A Four-Legged Christ Figure

Elizabeth Mitchell on the best picture-nominee 'Seabiscuit'

Elizabeth Mitchell's introduction to horseracing, which she describes below as "magical," resulted in her book "Three Strides Before the Wire: The Dark and Beautiful World of Horseracing," just out in paperback. She is also the author of "W: Revenge of the Bush Dynasty," and is currently writing a novel on the clash of faiths during the early years of Christianity.

"Seabiscuit" is the film version of the bestselling book by Laura Hillenbrand recounting the reign of a small, once overlooked thoroughbred as a track and media star of the late 1930s. The horse's unlikely success also redeems the lives of his jockey, trainer and owner, while rejuvenating a nation suffering through the Great Depression.


For people who didn't see the movie, and those who didn't read the book, how do they compare?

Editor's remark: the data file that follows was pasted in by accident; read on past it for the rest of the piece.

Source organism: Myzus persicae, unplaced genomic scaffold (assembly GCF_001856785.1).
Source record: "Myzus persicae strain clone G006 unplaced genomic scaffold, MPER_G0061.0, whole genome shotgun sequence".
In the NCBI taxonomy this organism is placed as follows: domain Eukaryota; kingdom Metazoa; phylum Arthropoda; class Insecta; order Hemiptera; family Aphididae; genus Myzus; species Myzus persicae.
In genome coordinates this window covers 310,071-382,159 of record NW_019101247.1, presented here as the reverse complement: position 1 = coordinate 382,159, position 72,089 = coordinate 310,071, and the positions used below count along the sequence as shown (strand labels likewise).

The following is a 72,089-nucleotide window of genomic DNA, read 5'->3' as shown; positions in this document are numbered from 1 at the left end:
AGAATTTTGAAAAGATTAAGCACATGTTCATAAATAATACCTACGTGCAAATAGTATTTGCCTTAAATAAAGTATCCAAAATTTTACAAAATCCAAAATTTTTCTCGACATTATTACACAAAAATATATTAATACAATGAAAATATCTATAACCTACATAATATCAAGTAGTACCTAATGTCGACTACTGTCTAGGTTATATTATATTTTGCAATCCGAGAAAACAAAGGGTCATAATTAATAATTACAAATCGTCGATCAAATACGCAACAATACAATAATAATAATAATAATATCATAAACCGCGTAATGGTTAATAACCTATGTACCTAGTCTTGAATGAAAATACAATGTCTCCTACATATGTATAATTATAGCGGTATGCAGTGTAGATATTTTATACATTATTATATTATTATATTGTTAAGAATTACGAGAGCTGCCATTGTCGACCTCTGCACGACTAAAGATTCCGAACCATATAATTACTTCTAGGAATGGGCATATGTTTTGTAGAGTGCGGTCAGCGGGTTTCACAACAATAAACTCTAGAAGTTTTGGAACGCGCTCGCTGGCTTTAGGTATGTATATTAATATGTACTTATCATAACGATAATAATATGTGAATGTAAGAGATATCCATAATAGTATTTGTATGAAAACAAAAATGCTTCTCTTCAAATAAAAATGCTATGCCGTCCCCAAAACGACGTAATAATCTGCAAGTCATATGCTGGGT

The movie is a slightly simpler version of the real story, so it didn't move me as much as the book or the story in real life. But it's very beautiful, and it captures visually the sort of grandeur of the horses and how that inspires people who are at the track.

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What it is about horses that makes them so inspirational?

Horses have an ancient, mythical value. In Greek mythology, the horse was considered the most beautiful creation imaginable. The horse is useful, or was traditionally, in enabling humans to explore large territories, work on their farms, get from one place to another. On the other hand, they're more mysterious than, say, a dog or a cow, because they have this wild streak to them. And the relative silence of the horse compared to other animals, and their size. The fact that they are somewhat physically intimidating, and yet accept humans as passengers without much complaint is really a pretty extraordinary thing.

But the horse in "Seabiscuit" was revered even more deeply. When everybody was down, they turned to the horse, rather than to God.

Yes, particularly toward the end, Seabiscuit becomes this Christ-like figure, inspiring the masses to feel that they have some worth. Also in that last scene, Red Pollard says, "He fixed us, every one of us, and we fixed each other, too."

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